Neural injections of Bromodeoxyuridine (BrdU) were applied to males of both groups to test for neurogenesis . Analysis showed that testosterone and dihydrotestosterone regulated adult hippocampal neurogenesis (AHN). Adult hippocampal neurogenesis was regulated through the androgen receptor in the wild-type male rats, but not in the TMF male rats. To further test the role of activated androgen receptors on AHN, flutamide , an antiandrogen drug that competes with testosterone and dihydrotestosterone for androgen receptors , and dihydrotestosterone were administered to normal male rats. Dihydrotestosterone increased the number of BrdU cells, while flutamide inhibited these cells.
Enzalutamide has greater affinity to AR than Bicalutamide does in a competition assay with 16β-[ 18 F]fluoro-5α-DHT (18-FDHT) in castration-resistant LNCaP/AR cells (AR-overexpressing). While Enzalutamide shows no agonism in LNCaP/AR prostate cells. Enzalutamide antagonizes induction of prostate-specific antigen (PSA) and transmembrane serine protease 2 (TMPRSS2), combination with the synthetic androgen R1881 in parental LNCaP cells. Enzalutamide could inhibit the transcriptional activity of a mutant AR protein (W741C, mutation of Trp 741 to Cys).  Enzalutamide also prevents nuclear translocation and co-activator recruitment of the ligand-receptor complex.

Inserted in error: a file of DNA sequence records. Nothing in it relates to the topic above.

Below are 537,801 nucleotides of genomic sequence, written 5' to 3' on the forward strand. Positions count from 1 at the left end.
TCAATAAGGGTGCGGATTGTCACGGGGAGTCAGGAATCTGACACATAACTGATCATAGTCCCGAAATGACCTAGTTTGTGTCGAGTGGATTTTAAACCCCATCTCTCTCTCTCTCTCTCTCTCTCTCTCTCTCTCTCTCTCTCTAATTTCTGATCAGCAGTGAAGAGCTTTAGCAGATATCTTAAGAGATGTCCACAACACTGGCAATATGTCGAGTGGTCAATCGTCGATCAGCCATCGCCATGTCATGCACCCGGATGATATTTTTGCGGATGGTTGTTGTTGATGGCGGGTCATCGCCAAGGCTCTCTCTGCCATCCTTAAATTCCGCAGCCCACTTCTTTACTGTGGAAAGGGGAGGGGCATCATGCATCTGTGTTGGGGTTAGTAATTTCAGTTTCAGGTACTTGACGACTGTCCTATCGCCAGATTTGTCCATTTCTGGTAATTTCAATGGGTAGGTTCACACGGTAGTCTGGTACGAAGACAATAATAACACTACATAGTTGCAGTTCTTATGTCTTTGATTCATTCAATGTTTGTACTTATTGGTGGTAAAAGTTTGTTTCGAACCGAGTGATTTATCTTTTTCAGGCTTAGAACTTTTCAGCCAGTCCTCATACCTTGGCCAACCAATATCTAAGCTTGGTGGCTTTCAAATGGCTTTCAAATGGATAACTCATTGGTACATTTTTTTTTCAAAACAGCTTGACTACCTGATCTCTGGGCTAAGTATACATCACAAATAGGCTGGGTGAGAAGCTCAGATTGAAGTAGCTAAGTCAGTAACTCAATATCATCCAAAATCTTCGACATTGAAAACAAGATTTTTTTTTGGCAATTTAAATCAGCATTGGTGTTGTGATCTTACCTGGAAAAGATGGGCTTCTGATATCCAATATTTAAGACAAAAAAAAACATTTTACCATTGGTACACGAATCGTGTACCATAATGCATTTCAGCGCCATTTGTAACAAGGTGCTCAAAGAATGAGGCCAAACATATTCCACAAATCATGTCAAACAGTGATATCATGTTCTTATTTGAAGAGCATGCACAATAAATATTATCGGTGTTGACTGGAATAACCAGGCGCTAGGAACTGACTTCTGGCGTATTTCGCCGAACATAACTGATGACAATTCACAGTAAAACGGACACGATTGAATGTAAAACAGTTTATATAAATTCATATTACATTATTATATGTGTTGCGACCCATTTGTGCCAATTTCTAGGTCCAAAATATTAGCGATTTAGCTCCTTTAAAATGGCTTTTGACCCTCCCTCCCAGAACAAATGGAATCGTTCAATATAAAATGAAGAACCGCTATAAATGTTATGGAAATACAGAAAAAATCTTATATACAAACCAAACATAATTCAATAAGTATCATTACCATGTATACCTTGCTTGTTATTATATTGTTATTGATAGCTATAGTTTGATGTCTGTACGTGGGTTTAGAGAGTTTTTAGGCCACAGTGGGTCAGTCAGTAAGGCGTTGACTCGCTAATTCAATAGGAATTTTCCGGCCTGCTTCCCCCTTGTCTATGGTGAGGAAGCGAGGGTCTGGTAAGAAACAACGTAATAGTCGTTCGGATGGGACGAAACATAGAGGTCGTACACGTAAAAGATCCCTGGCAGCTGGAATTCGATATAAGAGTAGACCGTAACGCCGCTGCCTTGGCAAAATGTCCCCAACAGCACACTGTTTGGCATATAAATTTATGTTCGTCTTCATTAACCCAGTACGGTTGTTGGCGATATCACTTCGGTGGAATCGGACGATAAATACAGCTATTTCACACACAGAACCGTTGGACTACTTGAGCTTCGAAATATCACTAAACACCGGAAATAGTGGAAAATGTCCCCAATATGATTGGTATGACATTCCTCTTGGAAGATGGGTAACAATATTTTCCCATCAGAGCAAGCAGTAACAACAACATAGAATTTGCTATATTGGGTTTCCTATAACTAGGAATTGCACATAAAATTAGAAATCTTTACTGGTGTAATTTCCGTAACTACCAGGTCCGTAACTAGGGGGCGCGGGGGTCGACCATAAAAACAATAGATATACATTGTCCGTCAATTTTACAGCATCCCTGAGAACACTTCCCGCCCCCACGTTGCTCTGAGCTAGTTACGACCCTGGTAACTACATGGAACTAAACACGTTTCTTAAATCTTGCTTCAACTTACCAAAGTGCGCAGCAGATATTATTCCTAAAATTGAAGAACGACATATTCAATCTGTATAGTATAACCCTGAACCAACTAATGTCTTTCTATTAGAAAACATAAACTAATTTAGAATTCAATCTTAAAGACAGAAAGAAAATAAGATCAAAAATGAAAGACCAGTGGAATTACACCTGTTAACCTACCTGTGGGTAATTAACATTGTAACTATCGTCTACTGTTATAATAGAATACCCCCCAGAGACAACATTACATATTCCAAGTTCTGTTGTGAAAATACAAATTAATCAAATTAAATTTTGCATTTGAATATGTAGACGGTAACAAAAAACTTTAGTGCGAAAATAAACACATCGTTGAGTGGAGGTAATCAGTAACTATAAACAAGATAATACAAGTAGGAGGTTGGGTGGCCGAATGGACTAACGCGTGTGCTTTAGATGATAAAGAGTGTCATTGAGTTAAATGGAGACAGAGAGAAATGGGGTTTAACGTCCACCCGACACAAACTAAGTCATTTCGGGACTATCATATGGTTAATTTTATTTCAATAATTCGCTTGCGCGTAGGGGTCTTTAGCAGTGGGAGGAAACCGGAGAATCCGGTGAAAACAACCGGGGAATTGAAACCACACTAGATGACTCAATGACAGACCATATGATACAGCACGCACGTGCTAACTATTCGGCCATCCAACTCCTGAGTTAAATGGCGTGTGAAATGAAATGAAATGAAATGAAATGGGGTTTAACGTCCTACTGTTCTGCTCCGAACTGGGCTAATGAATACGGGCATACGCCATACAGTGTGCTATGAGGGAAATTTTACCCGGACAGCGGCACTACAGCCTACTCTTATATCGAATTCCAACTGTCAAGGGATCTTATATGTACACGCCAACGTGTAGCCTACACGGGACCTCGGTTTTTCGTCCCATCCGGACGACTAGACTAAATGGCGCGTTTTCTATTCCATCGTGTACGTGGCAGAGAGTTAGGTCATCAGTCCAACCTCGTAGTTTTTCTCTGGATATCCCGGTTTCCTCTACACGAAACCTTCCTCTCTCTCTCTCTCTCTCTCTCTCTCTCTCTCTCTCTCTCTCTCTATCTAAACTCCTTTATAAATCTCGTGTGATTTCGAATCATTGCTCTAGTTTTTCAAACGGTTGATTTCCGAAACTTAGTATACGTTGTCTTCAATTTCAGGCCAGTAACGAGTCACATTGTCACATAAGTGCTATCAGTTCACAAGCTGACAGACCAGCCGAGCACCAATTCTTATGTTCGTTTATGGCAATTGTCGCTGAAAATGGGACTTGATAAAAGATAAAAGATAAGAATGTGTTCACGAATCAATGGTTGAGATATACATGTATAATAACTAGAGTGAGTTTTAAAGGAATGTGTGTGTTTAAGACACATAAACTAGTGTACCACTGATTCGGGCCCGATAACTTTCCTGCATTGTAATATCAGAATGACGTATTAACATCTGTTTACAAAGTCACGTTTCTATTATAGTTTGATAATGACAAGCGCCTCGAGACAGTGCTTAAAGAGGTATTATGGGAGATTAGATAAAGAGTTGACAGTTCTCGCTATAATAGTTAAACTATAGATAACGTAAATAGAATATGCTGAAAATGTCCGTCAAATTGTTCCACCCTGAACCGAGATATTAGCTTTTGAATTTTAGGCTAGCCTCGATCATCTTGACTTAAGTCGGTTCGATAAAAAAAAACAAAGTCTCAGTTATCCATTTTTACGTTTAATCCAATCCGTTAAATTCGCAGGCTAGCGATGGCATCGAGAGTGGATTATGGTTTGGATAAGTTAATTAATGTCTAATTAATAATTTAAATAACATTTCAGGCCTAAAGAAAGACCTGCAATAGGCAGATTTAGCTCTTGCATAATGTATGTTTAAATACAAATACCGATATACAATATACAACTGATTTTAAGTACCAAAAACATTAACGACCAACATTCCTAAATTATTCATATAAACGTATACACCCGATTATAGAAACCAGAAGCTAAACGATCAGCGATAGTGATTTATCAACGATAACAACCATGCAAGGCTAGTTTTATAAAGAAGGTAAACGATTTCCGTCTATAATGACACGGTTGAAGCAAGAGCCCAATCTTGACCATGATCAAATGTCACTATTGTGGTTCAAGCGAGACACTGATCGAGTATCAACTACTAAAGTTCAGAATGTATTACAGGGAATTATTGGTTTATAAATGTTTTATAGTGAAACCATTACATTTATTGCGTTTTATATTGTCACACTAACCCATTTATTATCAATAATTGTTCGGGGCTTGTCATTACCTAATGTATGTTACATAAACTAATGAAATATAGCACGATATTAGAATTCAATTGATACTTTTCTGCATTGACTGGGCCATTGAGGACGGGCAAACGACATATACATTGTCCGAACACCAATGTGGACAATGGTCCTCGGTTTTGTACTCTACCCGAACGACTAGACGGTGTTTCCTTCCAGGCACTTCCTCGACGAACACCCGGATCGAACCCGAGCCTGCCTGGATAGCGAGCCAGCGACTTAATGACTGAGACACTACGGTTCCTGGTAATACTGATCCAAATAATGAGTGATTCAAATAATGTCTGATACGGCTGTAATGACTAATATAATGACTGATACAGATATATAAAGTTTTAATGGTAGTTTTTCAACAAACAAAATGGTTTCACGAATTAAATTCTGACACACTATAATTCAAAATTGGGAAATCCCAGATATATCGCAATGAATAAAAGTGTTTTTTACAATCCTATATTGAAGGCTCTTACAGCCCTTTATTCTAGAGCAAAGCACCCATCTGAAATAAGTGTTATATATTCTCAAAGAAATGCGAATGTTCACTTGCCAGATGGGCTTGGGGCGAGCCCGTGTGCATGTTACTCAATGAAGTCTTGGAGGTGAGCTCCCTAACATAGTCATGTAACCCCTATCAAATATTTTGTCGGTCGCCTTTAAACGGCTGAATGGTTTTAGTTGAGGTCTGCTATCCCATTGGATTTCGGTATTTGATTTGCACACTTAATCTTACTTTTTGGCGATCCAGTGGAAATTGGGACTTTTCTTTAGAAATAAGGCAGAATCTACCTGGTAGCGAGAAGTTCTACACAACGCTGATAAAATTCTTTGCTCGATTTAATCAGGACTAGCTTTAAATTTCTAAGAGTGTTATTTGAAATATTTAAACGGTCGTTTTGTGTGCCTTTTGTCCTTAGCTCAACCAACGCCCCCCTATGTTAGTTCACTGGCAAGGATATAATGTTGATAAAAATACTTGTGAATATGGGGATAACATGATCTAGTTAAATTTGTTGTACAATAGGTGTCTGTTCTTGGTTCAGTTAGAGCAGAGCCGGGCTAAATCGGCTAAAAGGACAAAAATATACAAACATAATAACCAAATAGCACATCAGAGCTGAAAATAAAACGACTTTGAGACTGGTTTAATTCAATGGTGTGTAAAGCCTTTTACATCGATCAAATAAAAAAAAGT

Hyperandrogenism is a condition in women in which androgen levels are excessively and abnormally high.  It is commonly seen in women with PCOS, and also occurs in women with intersex conditions like congenital adrenal hyperplasia .  Hyperandrogenism is associated with virilization – that is, the development of masculine secondary sexual characteristics like male-pattern facial and body hair growth (or hirsutism), voice deepening , increased muscle mass and strength , and broadening of the shoulders, among others.  Androgen-dependent skin and hair conditions like acne and androgenic alopecia may also occur in hyperandrogenism, and menstrual disturbances , like amenorrhea , are commonly seen.  Although antiandrogens do not treat the underlying cause of hyperandrogenism (., PCOS), they are able to prevent and reverse its manifestation and effects.  As with androgen-dependent skin and hair conditions, the most commonly used antiandrogens in the treatment of hyperandrogenism in women are cyproterone acetate and spironolactone.  Other antiandrogens, like bicalutamide, may be used alternatively.